For two of the leaders of the Whakatōhea Treaty of Waitangi claims process, this week's initialling of the Deed of Settlement has been a near lifelong mission.
Graeme started his journey with the Whakatōhea claim in 1986, and he is now the chairman of the Whakatōhea Pre-Settlement Claims Trust.
He told Te Ao Māori News the initialling of the deRiesterered at Terere Marae was a chance to reflect, and remember those who had worked tirelessly over those 35 years, in particular those who were no longer here.
He and another long-serving representative in the claim, Robert Edwards, say yesterday marked a new beginning for the Eastern Bay of Plenty iwi.
"E hia kē nei ngā uri o Te Whakatōhea, ngā kuia, ngā kaumātua kua ngaro? E hīkoi ana I tēnei hīkoi roa," Edwards said.
"Koinei pea te mutunga o te ao tawhito, te ao mamae e pā ana ki Te Whakatōhea. Ka uru mai tātou ki te ao hōu, ki te ao mārama. Mō ngā tamariki mō ngā mokopuna, mā rātou e titiro ki te rangi, kei whea te huarahi mō rātou."
Whakatōhea has negotiated the return of 5000 hectares of sea space. Riesterer and Edwards see that as monumental, and beneficial for the many uri of the iwi and an opportunity for them to return home.
Ability to progress
"Once that is developed it will be very substantial for the economics of Whakatōhea, Riesterer said.
"It will give the iwi an ability to progress itself in areas it has not been able to dream of or think of in the past."
The Whakatōhea Māori Trust Board already has about 3000ha of seaspace used to farm mussels in partnership with Sealord and NZ Sea Farms. However, the 5000ha to be returned under the settlement will be fully owned by Whakatōhea, which is hoped will greatly increase the capacity of the operation.
"Growing mussels is only part of it," Edwards says. "We have consent to grow several species, whatever that could be, could be scallops, could be seaweed, could even be fish grown out there. Anything is possible. In the meantime, we'll stick to mussels. Something that is natural out there, something we know we can get a return on, and build on."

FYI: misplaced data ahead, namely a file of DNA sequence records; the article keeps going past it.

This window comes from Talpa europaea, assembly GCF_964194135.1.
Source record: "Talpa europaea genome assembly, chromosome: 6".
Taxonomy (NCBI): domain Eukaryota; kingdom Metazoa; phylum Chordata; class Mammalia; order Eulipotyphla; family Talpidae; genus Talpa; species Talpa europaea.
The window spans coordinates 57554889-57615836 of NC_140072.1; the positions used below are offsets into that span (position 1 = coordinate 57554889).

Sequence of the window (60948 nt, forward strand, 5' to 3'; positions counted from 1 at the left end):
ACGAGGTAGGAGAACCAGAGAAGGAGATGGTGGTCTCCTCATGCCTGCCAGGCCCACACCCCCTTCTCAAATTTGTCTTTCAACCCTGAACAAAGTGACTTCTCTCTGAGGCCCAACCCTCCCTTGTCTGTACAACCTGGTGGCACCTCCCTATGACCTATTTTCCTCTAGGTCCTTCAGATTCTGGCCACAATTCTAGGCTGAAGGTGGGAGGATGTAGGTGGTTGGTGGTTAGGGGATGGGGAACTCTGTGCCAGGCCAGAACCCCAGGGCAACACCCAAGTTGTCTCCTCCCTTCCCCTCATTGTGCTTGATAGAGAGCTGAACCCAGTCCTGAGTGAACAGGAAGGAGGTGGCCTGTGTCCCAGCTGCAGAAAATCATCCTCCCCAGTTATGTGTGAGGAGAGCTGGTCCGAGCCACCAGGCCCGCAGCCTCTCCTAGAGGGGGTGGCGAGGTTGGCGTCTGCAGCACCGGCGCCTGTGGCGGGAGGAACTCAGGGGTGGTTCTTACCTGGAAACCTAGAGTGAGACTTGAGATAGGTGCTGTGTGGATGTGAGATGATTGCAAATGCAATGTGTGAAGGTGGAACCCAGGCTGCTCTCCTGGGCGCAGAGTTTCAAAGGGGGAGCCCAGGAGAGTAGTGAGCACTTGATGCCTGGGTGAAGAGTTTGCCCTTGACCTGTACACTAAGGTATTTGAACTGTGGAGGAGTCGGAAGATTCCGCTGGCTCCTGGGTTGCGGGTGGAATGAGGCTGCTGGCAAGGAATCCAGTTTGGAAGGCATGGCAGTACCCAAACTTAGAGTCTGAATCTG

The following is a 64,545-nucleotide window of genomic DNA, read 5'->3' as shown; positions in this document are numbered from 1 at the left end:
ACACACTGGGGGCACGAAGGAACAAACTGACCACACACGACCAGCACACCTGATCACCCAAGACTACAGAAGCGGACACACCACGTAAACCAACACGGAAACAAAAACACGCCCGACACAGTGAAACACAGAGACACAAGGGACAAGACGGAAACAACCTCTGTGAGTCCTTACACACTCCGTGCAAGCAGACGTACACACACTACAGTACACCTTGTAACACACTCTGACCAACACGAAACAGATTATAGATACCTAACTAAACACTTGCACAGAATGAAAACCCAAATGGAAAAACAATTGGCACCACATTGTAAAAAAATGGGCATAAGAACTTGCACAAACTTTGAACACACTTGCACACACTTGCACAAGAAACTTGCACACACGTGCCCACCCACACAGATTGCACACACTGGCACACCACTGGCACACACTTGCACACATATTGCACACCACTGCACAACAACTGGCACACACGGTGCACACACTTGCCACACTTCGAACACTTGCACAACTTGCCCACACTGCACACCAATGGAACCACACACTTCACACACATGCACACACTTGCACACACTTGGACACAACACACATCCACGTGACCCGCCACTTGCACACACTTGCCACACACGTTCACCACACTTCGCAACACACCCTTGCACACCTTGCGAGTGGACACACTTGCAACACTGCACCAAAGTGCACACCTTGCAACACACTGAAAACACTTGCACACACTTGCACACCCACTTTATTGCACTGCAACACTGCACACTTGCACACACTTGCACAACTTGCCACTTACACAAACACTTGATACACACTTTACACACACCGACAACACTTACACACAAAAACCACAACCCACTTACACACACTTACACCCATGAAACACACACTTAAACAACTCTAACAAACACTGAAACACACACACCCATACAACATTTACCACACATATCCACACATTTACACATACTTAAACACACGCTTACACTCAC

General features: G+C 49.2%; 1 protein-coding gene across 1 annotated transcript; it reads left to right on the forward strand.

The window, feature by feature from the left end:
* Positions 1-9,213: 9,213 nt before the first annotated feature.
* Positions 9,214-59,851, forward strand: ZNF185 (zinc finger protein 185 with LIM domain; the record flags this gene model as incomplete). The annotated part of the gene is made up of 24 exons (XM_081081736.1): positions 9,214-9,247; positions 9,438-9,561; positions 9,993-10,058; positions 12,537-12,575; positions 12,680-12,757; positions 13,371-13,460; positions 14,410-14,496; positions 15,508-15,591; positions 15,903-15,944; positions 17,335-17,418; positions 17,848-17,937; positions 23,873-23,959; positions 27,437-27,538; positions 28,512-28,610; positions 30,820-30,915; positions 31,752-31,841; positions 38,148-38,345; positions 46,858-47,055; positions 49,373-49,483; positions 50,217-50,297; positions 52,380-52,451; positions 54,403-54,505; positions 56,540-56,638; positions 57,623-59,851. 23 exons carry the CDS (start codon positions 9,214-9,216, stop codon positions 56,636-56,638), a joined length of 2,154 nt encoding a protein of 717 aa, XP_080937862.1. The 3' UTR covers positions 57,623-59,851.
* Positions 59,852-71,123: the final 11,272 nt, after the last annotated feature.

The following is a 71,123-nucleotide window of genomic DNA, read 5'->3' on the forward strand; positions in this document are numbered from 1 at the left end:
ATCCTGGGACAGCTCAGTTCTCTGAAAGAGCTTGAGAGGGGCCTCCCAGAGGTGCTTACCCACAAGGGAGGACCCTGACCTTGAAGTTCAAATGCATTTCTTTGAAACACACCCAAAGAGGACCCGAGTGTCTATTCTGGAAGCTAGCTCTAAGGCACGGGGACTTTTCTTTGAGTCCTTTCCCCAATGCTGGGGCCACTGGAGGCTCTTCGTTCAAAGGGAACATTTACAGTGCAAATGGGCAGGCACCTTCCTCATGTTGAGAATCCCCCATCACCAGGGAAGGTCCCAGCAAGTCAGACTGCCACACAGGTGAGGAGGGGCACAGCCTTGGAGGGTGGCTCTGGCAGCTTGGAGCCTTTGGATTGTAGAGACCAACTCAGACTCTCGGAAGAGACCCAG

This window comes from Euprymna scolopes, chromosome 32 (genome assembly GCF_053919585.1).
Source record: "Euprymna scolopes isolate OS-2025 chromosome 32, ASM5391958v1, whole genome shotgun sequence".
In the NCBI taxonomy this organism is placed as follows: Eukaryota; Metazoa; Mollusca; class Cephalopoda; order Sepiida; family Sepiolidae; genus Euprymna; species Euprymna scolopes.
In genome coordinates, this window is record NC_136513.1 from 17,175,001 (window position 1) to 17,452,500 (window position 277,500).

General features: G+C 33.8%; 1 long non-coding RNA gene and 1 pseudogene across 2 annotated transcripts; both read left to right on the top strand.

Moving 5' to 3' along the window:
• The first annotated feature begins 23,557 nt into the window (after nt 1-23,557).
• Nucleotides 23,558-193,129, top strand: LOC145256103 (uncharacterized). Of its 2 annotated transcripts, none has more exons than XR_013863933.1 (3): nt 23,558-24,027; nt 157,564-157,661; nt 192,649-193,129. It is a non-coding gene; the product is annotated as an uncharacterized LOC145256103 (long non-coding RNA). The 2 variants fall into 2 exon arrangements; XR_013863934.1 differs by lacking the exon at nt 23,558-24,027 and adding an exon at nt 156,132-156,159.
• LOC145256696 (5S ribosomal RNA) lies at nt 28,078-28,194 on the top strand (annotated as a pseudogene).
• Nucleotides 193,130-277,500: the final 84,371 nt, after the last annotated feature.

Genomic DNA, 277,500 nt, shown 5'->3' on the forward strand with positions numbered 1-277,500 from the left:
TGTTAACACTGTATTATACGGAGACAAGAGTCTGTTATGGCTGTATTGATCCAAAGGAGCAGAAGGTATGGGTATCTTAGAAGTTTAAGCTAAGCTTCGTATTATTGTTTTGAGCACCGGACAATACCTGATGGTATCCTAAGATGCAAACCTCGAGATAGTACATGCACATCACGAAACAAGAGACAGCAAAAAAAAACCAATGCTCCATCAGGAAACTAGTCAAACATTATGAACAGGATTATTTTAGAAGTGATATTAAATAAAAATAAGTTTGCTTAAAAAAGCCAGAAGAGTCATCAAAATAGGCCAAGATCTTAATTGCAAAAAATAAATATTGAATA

Living out dreams
The big picture for Whakatōhea is to provide whānau with an opportunity to return home and live out their dreams and aspirations. Riesterer says in the past whānau have had to take a pay cut to move back to the Ōpōtiki district.
"We see the future that's been created with the mussel venture, people actually coming home to a pay rise, something a little bit different.
"Many of those employed in the mussel factory did not have permanent employment. Now we have more than 140 people who have permanent employment.
"Permanent employment means there is a flow-on effect. That might be only one for each one but that means another 140 jobs within the community. There are huge benefits, not only for Whakatōhea and Whakatōhea people but also the Ōpōtiki community. "
Edwards said this had been the aim of the settlement throughout the lengthy process.
The iwi will also get more than 6000ha of conservation land in its settlement.
"We are iwi who lost everything. We had no lands," Riesterer said.
"From being a landless iwi, we are starting to gain inroads into - as our tīpuna said in the past, buying back every piece of land that was taken, be it acre by acre.
The initialling however on Thursday was not without incident, with a number of people from Te Ūpokorehe opposing the initialling the settlement.
In a statement, Te Ūpokorehe said the deed will settle all of its claims without a mandate and recently attained 700 signatures in a petition to withdraw the iwi, its claims, whenua and sacred sites from the Whakatōhea settlement.
Te Ūpokorehe said it will seek a supplementary report of the Crown's conduct from the Waitangi Tribunal.
Edwards though says Te Ūpokorehe remains a hapū of Te Whakatōhea.
"Ko te hapū o Te Ūpokorehe, ko rātou tētahi o ngā hapū o Te Whakatōhea. E ono ngā hapū o Te Whakatōhea, ko Te Ūpokorehe tētahi. Kua pehea te roa e noho pēnā ana te noho.
"Ko ētahi noa iho ērā, [e tohe ana]. He iti noa rātou, heoi anō kei te rongo mātou ki ō rātou tangi, ō rātou hiahia. Engari mā te katoa tēnā kaupapa e whakatau."
Riesterer says, like many claims, there is always some opposition, but ultimately the people of Te Whakatōhea will choose what happens next, as the Pre-Settlement Trust now takes the Deed of Settlement to the people and hapū to vote.
"Do we ratify, or don't we? We believe people will ratify. And that includes Ūpokorehe."